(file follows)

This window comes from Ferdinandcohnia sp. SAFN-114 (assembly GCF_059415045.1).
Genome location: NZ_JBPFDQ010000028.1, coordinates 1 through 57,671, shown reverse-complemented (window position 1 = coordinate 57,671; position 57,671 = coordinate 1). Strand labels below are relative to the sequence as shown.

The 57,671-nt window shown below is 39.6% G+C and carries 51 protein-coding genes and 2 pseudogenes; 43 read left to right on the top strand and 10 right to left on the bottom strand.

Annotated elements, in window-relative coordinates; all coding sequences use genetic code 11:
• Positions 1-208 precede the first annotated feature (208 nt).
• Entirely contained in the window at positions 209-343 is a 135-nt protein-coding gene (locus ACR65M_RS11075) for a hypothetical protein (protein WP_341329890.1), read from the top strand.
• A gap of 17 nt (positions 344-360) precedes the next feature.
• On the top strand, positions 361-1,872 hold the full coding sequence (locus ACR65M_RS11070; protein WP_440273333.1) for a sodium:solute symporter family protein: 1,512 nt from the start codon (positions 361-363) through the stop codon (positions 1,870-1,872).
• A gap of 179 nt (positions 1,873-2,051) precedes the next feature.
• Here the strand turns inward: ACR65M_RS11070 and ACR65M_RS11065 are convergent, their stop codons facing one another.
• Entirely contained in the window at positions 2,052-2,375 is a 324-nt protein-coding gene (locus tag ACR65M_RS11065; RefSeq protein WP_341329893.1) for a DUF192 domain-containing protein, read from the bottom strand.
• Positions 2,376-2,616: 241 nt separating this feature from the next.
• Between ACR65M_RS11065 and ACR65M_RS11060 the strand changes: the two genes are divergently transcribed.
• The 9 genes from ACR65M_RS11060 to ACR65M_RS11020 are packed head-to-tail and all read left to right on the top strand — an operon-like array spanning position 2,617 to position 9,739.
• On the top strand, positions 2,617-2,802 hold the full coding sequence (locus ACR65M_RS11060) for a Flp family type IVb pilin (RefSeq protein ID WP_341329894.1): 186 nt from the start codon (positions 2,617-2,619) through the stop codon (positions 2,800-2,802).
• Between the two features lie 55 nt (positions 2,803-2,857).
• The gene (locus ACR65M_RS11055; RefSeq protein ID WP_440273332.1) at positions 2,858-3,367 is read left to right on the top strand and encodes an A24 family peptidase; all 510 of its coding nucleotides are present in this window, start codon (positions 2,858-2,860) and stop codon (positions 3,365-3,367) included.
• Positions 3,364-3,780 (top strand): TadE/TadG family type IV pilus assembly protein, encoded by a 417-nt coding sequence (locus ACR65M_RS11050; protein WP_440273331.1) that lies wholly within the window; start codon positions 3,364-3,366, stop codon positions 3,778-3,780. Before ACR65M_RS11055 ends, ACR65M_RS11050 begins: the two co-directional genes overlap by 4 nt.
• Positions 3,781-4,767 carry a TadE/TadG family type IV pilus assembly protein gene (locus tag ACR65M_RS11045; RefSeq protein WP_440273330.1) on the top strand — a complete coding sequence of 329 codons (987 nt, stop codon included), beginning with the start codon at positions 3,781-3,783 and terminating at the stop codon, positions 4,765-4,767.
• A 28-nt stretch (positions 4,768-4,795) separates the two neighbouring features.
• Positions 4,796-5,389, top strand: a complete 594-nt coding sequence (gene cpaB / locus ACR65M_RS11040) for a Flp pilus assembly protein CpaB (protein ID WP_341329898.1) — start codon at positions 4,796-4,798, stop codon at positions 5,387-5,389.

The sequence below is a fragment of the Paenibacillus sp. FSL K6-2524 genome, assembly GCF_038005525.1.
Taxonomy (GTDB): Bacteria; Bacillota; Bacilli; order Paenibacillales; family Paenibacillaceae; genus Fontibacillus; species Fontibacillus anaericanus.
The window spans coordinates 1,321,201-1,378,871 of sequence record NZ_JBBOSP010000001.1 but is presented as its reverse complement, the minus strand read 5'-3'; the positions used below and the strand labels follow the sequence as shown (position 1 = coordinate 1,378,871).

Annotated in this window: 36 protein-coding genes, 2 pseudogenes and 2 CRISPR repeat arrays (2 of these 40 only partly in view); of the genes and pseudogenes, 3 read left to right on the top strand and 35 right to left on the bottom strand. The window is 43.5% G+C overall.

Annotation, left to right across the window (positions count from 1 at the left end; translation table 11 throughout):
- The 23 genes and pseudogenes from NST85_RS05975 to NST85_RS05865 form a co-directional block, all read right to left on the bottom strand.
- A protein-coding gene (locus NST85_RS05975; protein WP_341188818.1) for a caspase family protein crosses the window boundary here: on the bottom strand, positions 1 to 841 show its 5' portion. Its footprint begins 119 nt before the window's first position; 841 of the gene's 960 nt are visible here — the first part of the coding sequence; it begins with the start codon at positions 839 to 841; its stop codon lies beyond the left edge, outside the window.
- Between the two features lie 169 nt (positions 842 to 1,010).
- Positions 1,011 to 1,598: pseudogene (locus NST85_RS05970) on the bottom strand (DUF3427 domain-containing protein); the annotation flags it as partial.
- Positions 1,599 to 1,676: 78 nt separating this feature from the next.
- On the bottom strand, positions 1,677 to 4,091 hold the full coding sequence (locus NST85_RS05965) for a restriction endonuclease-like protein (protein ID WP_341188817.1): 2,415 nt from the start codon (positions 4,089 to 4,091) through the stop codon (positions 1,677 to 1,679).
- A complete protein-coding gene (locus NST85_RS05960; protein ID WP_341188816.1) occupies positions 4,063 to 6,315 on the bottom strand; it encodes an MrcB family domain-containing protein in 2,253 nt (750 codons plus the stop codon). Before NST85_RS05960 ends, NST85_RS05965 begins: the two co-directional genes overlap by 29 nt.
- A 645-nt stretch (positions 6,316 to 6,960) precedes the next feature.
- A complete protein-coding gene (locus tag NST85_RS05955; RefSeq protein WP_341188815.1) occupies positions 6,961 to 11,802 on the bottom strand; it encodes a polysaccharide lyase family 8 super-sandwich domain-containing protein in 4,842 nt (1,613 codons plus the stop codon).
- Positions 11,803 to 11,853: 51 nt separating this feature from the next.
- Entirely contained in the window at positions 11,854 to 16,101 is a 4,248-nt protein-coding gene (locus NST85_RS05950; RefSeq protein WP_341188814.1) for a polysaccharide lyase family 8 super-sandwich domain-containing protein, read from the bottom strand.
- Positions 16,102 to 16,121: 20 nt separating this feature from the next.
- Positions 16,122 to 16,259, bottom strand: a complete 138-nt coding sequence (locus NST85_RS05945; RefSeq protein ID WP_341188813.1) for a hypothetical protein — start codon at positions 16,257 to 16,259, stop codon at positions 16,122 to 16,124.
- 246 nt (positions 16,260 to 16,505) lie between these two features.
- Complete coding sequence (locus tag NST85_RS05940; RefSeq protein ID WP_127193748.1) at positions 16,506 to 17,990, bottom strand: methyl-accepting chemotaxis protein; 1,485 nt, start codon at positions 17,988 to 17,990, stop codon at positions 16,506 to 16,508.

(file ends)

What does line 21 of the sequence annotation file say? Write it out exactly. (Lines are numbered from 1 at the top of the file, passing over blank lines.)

• Positions 4,796-5,389, top strand: a complete 594-nt coding sequence (gene cpaB / locus ACR65M_RS11040) for a Flp pilus assembly protein CpaB (protein ID WP_341329898.1) — start codon at positions 4,796-4,798, stop codon at positions 5,387-5,389.